Philadelphians are hot for local food. This week in particular highlights the extent to which urbanites from the City of Brotherly Love are invested in furthering local food production through action, purchasing power, and dialogue. I often refrain from writing myself into blog posts, but this activity-filled week happens to be that of my 30th birthday, so please pardon my indulgence as I reveal the top three events of the week in the following urban agricultural categories:
After a season of snow and frigid nights, spring cleanup has begun for growers across the city. Local DIY excitement mixed with an abundance of vacant lots and a hunger for local food has encouraged a diversity of residents – from laborers to lawyers – to roll up their sleeves and reach into the soil. Peas will soon creep up the sides of buildings, leading the gaze of many upward to contemplate the prime, underutilized skyline acreage. The cleanup buzz has overwhelmed me this week, as friends gear up for the season and chat about what vegetables they’ll plant and which would be appropriate for rooftops.
2 | PURCHASING POWER
What better way to support local farmers than by indulging in one (or two) of Philadelphia’s premier farm-to-table restaurants? The city’s strong farm-fresh cuisine culture makes it difficult to choose where to eat on a special occasion, so I chose two of my favorites. Farmicia, in Philly’s Old City neighborhood, features local, organic ingredients produced with sustainable practices. Barbuzzo, a hip Mediterranean restaurant in Center City, sources its meets, cheeses and vegetables from local artisanal farmers as well. Knowing that the positively sumptuous food at these restaurants was produced sustainably satisfies your soul in addition to your stomach.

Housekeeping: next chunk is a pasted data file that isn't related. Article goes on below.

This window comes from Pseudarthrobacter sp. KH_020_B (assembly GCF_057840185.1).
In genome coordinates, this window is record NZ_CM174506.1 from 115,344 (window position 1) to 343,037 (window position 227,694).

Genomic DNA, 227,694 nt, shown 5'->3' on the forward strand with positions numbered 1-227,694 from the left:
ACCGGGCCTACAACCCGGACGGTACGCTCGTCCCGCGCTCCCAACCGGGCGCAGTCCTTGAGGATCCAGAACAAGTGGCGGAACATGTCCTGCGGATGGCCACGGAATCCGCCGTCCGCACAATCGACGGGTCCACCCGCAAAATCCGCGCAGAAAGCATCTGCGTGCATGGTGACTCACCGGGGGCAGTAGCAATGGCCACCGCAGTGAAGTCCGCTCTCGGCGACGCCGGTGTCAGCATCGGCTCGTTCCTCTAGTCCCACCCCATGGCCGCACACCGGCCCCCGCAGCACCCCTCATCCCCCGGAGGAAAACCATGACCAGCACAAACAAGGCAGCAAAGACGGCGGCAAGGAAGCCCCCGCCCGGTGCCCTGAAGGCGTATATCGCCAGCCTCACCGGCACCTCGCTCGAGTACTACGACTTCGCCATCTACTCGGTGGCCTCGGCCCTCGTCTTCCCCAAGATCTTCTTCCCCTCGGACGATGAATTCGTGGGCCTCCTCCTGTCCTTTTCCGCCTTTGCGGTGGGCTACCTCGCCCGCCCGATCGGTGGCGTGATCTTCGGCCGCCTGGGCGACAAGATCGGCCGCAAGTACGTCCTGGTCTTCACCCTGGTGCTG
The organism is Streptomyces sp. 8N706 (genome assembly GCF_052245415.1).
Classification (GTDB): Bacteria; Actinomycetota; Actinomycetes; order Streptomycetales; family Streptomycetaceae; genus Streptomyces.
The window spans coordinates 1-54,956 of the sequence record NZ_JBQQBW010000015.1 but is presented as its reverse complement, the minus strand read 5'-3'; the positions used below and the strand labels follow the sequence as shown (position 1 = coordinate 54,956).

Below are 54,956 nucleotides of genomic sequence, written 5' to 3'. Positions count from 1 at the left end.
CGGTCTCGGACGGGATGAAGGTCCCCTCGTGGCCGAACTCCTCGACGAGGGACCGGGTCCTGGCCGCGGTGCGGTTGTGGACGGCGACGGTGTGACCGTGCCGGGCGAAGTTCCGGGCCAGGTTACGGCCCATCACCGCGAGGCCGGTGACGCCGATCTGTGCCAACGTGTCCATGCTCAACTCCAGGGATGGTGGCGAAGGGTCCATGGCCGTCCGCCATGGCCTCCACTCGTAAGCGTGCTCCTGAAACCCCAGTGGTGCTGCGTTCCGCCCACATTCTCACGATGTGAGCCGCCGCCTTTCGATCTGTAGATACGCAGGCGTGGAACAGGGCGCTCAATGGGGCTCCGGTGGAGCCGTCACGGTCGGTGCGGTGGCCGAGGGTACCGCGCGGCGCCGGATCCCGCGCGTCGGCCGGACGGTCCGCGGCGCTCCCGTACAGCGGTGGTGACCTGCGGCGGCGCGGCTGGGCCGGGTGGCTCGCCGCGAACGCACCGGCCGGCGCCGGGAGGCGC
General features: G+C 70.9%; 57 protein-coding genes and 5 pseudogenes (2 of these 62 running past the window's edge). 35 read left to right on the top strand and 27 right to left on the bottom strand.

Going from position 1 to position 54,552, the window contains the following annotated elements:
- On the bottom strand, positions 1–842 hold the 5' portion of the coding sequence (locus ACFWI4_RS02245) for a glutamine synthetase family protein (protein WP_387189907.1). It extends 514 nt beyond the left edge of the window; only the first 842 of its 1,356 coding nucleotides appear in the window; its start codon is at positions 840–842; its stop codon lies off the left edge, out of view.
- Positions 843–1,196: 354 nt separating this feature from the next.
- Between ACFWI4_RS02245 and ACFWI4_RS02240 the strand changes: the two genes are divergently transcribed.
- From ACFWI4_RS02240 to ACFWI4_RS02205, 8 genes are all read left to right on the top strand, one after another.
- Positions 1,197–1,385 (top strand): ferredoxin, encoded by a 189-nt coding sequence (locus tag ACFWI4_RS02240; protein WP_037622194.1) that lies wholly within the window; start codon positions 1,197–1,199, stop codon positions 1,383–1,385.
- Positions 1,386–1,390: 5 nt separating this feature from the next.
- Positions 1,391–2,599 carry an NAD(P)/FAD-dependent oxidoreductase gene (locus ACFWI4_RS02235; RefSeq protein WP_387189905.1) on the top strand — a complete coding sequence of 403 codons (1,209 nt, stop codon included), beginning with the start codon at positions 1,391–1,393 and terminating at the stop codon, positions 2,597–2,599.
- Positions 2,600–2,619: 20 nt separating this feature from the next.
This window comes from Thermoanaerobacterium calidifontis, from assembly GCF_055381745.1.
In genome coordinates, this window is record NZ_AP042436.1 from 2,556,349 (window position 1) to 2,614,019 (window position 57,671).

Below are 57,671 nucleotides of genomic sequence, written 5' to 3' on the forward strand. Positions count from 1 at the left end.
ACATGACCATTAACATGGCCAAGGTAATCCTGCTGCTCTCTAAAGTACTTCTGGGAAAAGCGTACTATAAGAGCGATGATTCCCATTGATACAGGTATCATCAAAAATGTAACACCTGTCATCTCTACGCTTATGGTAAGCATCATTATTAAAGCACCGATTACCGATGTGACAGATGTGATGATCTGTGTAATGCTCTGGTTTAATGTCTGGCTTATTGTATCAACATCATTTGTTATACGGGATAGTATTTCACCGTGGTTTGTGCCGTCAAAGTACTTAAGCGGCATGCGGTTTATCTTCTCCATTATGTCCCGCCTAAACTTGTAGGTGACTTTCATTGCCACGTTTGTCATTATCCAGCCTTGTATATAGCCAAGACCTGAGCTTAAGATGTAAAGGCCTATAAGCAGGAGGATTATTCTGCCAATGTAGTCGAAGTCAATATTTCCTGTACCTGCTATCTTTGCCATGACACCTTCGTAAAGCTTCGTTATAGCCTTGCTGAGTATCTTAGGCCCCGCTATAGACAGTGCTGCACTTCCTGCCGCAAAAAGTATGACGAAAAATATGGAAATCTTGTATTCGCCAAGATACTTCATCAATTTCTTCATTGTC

3 | DIALOGUE (two-way tie)
The week kicked off with a thrilling Mark Bittman lecture in North Philadelphia at Congregation Rodeph Shalom. The synagogue hosted this seasoned New York Times columnist and award winning author, who spoke about “the future of food” with eloquence and humor. I was delighted to meet Mr. Bittman after the talk, where he signed my freshly purchased copy of “How to Cook Everything: The Basics.” Several days later I attended an international conference called “Feeding Cities: Food Security in a Rapidly Urbanizing World,” hosted by the University of Pennsylvania and the Rockefeller Foundation. The Feeding Cities conference attracted urban agriculturalists and food security experts from around the globe. The invigorating two-day affair succeeded in spurring conversation between everyone from small-scale growers to Sri Lanka’s Agriculture Minister.
As I enter into my 30s I feel exceedingly lucky to live in a city with such diversified urban agricultural interests. This is a city where residents are empowered to grow food in sidewalk strips and on roofs. This is a city with a burgeoning reputation as a foodie hotspot. This is a city where civic dialogue attracts global leaders. Outdoing this inspirational week will be difficult, but I’m up for the challenge.